The Los Angeles City Council voted today to cut $150 million from the police department’s budget next fiscal year, following weeks of demands from activists to reduce funding for law enforcement.
The City Council’s Budget and Finance Committee voted recently to reduce the cut to the Los Angeles Police Department by about $17 million and use most of the money to stop possible furloughs of city employees, but during a late-Monday meeting, the committee voted to restore the $150 million reduction and use most of it for improving underserved areas and communities of color.
“(Councilman Curren) Price, our vice chair in Budget and Finance, led an effort to ensure that not only were those savings realized in the LAPD budget, but there would also be steps taken to approve $90 million, which would be available to protect critical city services, including Targeted Local Hire and to begin reinvesting in disadvantaged communities and communities of color and reimagining public safety,” Councilman Paul Krekorian, who chairs the council’s Budget and Finance Committee, said during Tuesday’s full City Council meeting.
“This gives us an opportunity to do those things. It also sets aside money to protect our Summer Youth Hiring Program this year, and the remaining balance will go into the (unassigned) reserve for mid-year adjustments, which we will certainly be needing to make throughout the fiscal year.”
The council voted 12-2 in favor of the budget adjustments with no discussion, and Councilmen Joe Buscaino and John Lee cast the dissenting votes.
This year’s budget process for Los Angeles is unlike any other due to the COVID-19 pandemic, and the City Council voted on financial adjustments to a spending plan that’s already in effect, as the fiscal year began Wednesday.
Lee said it’s still important to acknowledge how far the LAPD has come in its reformation from decades ago. He said two-thirds of LAPD officers are people of color and that the department has been a “model” in its reforms.
“We all need to constantly strive to be better, but it’s also important for this council to recognize when we have moved forward, and it’s important that our city sees that our promises are not just empty words,” Lee said. “Decades ago, our city made a promise to reform LAPD, and that is exactly what we have done.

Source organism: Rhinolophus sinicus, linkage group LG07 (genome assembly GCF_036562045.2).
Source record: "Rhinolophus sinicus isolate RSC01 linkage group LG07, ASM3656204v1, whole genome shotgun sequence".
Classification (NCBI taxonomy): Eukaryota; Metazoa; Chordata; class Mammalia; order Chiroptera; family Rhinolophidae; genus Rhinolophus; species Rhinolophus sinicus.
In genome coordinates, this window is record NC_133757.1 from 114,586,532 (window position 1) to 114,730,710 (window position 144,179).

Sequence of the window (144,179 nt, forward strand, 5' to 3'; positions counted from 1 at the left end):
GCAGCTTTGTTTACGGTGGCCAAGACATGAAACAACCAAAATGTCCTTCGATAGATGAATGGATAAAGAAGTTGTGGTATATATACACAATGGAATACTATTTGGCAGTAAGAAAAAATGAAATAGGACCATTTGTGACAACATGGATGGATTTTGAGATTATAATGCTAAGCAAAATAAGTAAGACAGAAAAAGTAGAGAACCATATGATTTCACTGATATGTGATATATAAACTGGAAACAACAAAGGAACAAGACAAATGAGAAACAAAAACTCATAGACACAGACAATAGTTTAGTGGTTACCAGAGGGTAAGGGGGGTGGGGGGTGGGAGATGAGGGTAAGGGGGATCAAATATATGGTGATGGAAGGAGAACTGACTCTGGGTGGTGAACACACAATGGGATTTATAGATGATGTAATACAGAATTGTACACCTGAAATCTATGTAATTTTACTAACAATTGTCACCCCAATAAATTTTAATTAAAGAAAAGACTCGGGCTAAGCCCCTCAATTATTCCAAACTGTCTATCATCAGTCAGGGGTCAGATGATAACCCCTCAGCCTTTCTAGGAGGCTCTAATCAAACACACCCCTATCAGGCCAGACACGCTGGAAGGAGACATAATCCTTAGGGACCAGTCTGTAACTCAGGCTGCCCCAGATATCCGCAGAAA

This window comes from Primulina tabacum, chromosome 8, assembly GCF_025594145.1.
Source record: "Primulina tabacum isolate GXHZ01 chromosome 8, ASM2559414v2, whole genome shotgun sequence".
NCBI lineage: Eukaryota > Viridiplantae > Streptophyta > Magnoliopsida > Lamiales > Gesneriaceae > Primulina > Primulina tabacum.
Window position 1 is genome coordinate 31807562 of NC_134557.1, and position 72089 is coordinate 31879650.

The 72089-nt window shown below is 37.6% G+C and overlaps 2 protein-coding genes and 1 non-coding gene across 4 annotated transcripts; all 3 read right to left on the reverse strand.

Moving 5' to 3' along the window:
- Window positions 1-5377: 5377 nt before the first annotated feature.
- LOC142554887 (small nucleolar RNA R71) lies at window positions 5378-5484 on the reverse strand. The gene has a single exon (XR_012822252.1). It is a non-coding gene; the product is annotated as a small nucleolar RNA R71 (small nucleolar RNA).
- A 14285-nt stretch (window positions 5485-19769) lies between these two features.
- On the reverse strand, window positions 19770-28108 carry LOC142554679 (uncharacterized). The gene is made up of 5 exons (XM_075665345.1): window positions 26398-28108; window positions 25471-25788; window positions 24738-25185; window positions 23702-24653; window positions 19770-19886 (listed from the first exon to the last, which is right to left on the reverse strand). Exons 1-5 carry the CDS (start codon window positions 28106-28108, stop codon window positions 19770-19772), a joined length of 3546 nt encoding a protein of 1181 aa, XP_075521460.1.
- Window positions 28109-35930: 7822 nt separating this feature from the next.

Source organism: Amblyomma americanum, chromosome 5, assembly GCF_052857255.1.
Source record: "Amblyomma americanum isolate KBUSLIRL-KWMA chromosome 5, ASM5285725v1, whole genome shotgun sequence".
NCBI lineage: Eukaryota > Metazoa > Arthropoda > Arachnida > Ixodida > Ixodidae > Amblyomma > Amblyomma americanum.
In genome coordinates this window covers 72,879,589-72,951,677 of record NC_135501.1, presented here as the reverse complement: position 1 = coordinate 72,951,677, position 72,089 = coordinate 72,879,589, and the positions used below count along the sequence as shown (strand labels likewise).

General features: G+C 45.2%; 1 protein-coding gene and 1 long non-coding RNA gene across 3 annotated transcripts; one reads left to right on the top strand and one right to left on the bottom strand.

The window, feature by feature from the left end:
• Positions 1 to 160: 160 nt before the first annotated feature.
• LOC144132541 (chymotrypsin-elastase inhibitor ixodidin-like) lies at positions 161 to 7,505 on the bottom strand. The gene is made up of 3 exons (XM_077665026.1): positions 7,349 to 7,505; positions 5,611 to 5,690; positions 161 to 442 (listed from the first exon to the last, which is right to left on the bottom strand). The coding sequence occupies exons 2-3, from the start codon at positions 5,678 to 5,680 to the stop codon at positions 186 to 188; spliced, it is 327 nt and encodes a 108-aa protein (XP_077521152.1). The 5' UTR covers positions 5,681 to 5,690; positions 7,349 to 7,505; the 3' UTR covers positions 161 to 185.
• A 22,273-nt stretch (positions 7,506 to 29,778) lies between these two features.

“I’m not saying LAPD is a perfect organization. There’s always room for improvement, but … other police departments throughout the nation strive to follow them on their community policing, use of force, de-escalation and implicit bias training.”
The proposed operating budget of the LAPD was about $1.86 billion before the proposed cuts, which have been derided by the Los Angeles Police Protective League, the union that represents the department’s roughly 9,900 sworn officers.
“I want to take this time to acknowledge Black Lives Matter-LA organizers and others for keeping our feet to the fire and demanding more from our government,” Price said on Tuesday. “(This has been) a movement that has amassed support from every corner of the globe and shows no signs of stopping.
“The conversations that we’ve been having today, from reducing the LAPD budget and reallocating the money for social services to changing policing policies, would not happen if it hadn’t been for their efforts.”
Of the $150 million cut, about $40 million will be used to help avoid planned furloughs of city employees in an effort to save $139 million.
The entire Los Angeles 2020-21 budget is about $10.5 billion.
According to city documents, based on May receipts, estimates from the Office of Finance, the Department of Transportation and information concerning sales and electricity users tax receipts show the city’s revenue for 2019-20 is estimated to be $6.32 billion — about $253.5 million below the 2019- 20 proposed budget.
Revenues in the 2021 fiscal year are difficult to forecast due to the pandemic, with the City Administrative Officer’s staff reporting they could be about $6.68 billion, but staff also said they could be anywhere between $45 million to $409 million below that estimate.
One of the red flags council members have brought up in committee meetings is the city’s dwindling reserve funds that were used to respond to the COVID-19 pandemic.
As it stands, the city’s reserves in the 2020-21 fiscal year are expected to be below the city’s minimum target of 2.75% of the general fund, with about $227 million remaining, but the council voted to find ways to move funds from various departments and resources to raise the reserve fund to $284 million, according to city documents.
This is still well below the city’s aspirations of having 5% in reserves across the board and lower than the almost 8% it had prior to the pandemic.
The council approved $75 million in federal Coronavirus Aide, Relief and Economic Security Act funds to provide cash flow for the city’s COVID-19 responses.
The City Council will be in recess through July 28, a mid-year break it takes every year.